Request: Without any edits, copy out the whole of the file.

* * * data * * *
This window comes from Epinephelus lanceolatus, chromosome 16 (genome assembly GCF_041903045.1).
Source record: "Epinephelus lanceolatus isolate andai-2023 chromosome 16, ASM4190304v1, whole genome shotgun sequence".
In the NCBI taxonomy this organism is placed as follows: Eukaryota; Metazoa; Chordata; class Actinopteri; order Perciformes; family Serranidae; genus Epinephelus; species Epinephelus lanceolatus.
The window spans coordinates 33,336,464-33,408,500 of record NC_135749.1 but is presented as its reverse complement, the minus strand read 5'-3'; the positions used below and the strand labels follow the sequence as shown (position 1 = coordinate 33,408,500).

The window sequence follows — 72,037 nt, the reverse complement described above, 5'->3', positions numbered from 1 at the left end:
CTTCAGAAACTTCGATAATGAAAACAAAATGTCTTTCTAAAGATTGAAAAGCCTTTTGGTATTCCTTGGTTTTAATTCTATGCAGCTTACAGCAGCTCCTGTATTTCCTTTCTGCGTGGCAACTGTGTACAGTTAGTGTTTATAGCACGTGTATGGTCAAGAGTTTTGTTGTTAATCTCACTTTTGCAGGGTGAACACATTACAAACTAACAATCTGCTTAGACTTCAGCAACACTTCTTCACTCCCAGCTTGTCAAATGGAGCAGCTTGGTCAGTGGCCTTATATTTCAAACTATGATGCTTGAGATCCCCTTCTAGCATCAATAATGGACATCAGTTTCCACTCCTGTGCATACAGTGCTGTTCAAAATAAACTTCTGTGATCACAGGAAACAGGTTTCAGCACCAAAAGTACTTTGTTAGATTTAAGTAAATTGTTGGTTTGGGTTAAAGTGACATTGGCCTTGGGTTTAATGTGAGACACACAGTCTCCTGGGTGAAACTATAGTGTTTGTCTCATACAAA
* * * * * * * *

This window comes from Epinephelus lanceolatus, chromosome 16 (genome assembly GCF_041903045.1).
Source record: "Epinephelus lanceolatus isolate andai-2023 chromosome 16, ASM4190304v1, whole genome shotgun sequence".
In the NCBI taxonomy this organism is placed as follows: Eukaryota; Metazoa; Chordata; class Actinopteri; order Perciformes; family Serranidae; genus Epinephelus; species Epinephelus lanceolatus.
The window spans coordinates 33,336,464-33,408,500 of record NC_135749.1 but is presented as its reverse complement, the minus strand read 5'-3'; the positions used below and the strand labels follow the sequence as shown (position 1 = coordinate 33,408,500).

The window sequence follows — 72,037 nt, the reverse complement described above, 5'->3', positions numbered from 1 at the left end:
CTTCAGAAACTTCGATAATGAAAACAAAATGTCTTTCTAAAGATTGAAAAGCCTTTTGGTATTCCTTGGTTTTAATTCTATGCAGCTTACAGCAGCTCCTGTATTTCCTTTCTGCGTGGCAACTGTGTACAGTTAGTGTTTATAGCACGTGTATGGTCAAGAGTTTTGTTGTTAATCTCACTTTTGCAGGGTGAACACATTACAAACTAACAATCTGCTTAGACTTCAGCAACACTTCTTCACTCCCAGCTTGTCAAATGGAGCAGCTTGGTCAGTGGCCTTATATTTCAAACTATGATGCTTGAGATCCCCTTCTAGCATCAATAATGGACATCAGTTTCCACTCCTGTGCATACAGTGCTGTTCAAAATAAACTTCTGTGATCACAGGAAACAGGTTTCAGCACCAAAAGTACTTTGTTAGATTTAAGTAAATTGTTGGTTTGGGTTAAAGTGACATTGGCCTTGGGTTTAATGTGAGACACACAGTCTCCTGGGTGAAACTATAGTGTTTGTCTCATACAAA